• delays in component supplies, through a fault of suppliers or supply/logistics departments, at each stage of project execution, due to untimely payment by a contractor (e.g. lack of advance payment at the commencement of contract), due to project changes or random incidents,
  • discrepancies between material/component supplies and orders, damage to components,
  • assembly errors,
  • organizational problems,
  • lack of suitable personnel (employees insufficiently trained or lacking experience), employee absenteeism, lack of commitment/motivation,
  • unavailability of key employees during the execution of vital tasks,
  • communication problems in the team,
  • underestimation of labor intensity of the project.


For the purposes of generating a decision tree it is necessary to save a set of examples in a learning file (*.lrn). Such a file can be prepared in a text editor or with a spreadsheet. Whereas, in order to verify the accuracy of classification of the tree, a test file (*.tst) containing a set of examples was prepared. Four basic attributes were defined, serving as the basis for project risk analysis in terms of time: (1) critical_activity, (2) time_increase, (3) risk_probability, and (4) risk_impact.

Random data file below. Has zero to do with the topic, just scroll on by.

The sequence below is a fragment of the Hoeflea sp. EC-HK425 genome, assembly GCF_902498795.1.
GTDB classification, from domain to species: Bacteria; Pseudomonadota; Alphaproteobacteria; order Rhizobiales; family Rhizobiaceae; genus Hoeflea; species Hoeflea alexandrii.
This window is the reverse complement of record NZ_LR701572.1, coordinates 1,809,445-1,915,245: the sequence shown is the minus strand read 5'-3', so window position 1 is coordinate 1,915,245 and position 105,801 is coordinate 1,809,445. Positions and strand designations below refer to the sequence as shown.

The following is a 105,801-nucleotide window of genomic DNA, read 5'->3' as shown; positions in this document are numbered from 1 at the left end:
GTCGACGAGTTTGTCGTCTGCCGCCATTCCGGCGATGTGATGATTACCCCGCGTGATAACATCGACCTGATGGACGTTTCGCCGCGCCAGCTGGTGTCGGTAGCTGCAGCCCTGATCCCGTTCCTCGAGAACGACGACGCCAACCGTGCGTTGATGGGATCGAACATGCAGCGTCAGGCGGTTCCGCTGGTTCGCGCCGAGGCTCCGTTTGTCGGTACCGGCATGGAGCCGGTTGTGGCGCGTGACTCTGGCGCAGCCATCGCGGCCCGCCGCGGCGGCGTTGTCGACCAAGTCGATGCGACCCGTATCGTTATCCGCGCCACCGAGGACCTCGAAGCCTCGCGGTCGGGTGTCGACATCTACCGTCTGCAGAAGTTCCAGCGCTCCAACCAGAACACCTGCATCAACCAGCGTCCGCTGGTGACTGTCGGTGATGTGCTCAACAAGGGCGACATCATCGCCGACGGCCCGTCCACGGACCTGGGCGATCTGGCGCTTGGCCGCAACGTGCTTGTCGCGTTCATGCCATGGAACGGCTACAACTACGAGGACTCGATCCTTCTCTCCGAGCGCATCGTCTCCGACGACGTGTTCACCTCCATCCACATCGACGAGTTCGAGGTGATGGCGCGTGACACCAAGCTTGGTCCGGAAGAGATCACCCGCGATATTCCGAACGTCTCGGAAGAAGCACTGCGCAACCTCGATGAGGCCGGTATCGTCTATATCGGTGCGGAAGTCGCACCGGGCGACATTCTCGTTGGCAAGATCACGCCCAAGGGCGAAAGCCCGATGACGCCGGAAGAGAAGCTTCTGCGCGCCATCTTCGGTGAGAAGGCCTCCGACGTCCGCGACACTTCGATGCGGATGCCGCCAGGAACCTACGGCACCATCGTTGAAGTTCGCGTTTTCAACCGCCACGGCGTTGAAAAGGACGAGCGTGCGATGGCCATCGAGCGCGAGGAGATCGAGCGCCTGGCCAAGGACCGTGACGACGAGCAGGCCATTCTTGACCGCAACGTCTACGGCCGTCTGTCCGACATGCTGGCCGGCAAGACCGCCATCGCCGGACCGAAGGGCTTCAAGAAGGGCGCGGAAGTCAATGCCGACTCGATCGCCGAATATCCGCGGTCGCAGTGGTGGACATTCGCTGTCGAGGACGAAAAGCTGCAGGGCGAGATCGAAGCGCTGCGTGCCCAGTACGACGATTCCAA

Table 3: Examples of risk level assessed by experts for critical activities


An excerpt from historical data, gathered based on the risk level assessed by experts for individual project activities, is presented in Table 3 and Table 4.

Table 4: Fragment of historical data for risk level assessment in a learning file 


The experience and knowledge of experts are necessary for elaborating the IF-THEN rules. In order to determine project risk level, a set of rules stored in a knowledge base is used. Figure 6 presents the selected examples of rule representations in DeTreex from AITECH Artificial Intelligence Laboratory.

Figure 6: Examples of rules for risk level assessment of project activities  with time as a criterion

Figure 7 presents a decision tree grown based on 110 historical risk assessments of project activities and outlines simplified relations between risk probability (RP), risk impact (RI), and risk level (RL) Î {VL, L, M, H, VH}.


Figure 7: Decision tree for risk level assessment of project activities  with time as a criterion